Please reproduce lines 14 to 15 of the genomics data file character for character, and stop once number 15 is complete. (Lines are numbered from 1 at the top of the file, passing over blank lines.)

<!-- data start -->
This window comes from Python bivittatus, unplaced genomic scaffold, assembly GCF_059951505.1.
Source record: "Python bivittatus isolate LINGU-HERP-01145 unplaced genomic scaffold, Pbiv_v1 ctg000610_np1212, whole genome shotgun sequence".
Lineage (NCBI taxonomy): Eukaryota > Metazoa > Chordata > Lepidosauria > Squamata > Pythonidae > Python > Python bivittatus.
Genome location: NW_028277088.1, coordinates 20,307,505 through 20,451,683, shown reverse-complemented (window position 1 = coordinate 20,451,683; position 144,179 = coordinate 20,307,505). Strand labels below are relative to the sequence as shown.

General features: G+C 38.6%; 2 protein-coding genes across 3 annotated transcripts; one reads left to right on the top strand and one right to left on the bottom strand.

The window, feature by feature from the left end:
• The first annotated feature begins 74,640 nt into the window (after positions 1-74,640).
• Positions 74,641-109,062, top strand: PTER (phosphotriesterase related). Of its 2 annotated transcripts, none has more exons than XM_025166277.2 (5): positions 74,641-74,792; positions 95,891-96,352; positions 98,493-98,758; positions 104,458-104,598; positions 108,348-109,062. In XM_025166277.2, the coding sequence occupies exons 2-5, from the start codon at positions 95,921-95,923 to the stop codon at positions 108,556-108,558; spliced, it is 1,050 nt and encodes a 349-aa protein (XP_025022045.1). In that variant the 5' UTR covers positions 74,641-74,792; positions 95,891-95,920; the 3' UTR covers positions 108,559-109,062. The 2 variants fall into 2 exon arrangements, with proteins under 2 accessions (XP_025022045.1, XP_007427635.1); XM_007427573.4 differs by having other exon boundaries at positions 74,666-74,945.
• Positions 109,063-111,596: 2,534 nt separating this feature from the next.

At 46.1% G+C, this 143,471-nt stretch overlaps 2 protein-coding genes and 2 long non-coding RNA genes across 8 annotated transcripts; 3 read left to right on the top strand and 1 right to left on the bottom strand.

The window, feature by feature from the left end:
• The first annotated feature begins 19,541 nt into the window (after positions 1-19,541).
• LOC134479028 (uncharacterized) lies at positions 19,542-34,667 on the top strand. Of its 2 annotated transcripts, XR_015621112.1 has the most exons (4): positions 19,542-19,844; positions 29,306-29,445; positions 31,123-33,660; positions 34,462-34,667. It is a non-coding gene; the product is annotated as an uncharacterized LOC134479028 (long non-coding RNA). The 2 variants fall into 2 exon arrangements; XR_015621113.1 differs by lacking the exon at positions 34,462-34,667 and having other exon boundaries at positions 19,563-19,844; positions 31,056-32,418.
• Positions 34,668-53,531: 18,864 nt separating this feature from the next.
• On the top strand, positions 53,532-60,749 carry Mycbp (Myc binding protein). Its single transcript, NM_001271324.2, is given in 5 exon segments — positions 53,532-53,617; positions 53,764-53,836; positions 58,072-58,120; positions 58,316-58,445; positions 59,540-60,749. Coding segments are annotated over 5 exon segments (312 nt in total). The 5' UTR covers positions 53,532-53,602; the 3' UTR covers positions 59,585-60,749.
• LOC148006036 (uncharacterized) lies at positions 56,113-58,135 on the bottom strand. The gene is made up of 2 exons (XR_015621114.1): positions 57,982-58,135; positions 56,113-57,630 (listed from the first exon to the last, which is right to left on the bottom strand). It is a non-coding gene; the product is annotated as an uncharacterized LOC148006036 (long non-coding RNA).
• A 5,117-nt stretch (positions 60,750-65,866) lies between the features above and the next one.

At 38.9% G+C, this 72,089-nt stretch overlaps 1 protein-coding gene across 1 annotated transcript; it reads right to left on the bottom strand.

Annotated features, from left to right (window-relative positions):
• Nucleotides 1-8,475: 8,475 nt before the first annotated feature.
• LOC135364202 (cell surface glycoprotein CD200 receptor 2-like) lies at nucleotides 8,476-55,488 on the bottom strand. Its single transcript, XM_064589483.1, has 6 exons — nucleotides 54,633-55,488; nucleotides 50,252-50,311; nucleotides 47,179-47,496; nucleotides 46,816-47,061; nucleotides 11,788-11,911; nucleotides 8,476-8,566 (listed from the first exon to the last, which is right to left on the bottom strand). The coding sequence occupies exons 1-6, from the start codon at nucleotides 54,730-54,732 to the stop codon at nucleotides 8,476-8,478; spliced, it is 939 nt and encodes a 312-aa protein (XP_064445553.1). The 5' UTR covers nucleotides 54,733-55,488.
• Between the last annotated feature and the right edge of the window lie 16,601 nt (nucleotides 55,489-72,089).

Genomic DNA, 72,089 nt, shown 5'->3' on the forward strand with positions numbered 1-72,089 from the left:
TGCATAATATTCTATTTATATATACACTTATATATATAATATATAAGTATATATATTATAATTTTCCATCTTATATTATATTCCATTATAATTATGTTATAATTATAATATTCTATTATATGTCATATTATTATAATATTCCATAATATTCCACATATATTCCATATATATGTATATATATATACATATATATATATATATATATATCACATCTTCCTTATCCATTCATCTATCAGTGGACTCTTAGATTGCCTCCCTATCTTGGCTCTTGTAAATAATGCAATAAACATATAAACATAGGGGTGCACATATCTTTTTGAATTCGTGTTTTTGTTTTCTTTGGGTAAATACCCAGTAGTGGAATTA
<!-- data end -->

• Positions 34,668-53,531: 18,864 nt separating this feature from the next.
• On the top strand, positions 53,532-60,749 carry Mycbp (Myc binding protein). Its single transcript, NM_001271324.2, is given in 5 exon segments — positions 53,532-53,617; positions 53,764-53,836; positions 58,072-58,120; positions 58,316-58,445; positions 59,540-60,749. Coding segments are annotated over 5 exon segments (312 nt in total). The 5' UTR covers positions 53,532-53,602; the 3' UTR covers positions 59,585-60,749.